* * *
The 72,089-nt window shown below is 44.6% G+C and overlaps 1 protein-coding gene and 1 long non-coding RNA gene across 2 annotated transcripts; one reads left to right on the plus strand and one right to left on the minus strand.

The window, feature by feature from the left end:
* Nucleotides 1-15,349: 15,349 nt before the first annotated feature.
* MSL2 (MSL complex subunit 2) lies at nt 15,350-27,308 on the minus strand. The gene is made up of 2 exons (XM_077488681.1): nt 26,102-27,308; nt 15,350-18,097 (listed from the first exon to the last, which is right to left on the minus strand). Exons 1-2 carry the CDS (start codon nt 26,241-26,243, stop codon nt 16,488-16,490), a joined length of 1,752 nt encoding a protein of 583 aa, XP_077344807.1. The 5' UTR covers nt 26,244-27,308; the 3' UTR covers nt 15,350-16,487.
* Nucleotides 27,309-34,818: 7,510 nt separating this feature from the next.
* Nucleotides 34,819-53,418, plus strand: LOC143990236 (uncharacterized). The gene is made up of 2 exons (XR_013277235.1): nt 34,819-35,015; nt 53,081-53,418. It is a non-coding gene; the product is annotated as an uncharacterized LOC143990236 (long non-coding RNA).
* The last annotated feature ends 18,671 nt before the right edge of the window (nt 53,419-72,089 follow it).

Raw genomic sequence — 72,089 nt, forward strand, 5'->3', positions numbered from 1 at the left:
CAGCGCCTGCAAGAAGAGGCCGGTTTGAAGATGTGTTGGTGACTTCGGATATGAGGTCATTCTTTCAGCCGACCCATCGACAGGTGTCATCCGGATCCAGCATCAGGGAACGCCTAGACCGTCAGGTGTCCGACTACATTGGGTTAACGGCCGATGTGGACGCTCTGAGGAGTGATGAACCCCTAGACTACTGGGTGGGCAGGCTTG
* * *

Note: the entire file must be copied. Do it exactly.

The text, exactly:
The 72,089-nt window shown below is 44.6% G+C and overlaps 1 protein-coding gene and 1 long non-coding RNA gene across 2 annotated transcripts; one reads left to right on the plus strand and one right to left on the minus strand.

The window, feature by feature from the left end:
* Nucleotides 1-15,349: 15,349 nt before the first annotated feature.
* MSL2 (MSL complex subunit 2) lies at nt 15,350-27,308 on the minus strand. The gene is made up of 2 exons (XM_077488681.1): nt 26,102-27,308; nt 15,350-18,097 (listed from the first exon to the last, which is right to left on the minus strand). Exons 1-2 carry the CDS (start codon nt 26,241-26,243, stop codon nt 16,488-16,490), a joined length of 1,752 nt encoding a protein of 583 aa, XP_077344807.1. The 5' UTR covers nt 26,244-27,308; the 3' UTR covers nt 15,350-16,487.
* Nucleotides 27,309-34,818: 7,510 nt separating this feature from the next.
* Nucleotides 34,819-53,418, plus strand: LOC143990236 (uncharacterized). The gene is made up of 2 exons (XR_013277235.1): nt 34,819-35,015; nt 53,081-53,418. It is a non-coding gene; the product is annotated as an uncharacterized LOC143990236 (long non-coding RNA).
* The last annotated feature ends 18,671 nt before the right edge of the window (nt 53,419-72,089 follow it).

Raw genomic sequence — 72,089 nt, forward strand, 5'->3', positions numbered from 1 at the left:
CAGCGCCTGCAAGAAGAGGCCGGTTTGAAGATGTGTTGGTGACTTCGGATATGAGGTCATTCTTTCAGCCGACCCATCGACAGGTGTCATCCGGATCCAGCATCAGGGAACGCCTAGACCGTCAGGTGTCCGACTACATTGGGTTAACGGCCGATGTGGACGCTCTGAGGAGTGATGAACCCCTAGACTACTGGGTGGGCAGGCTTG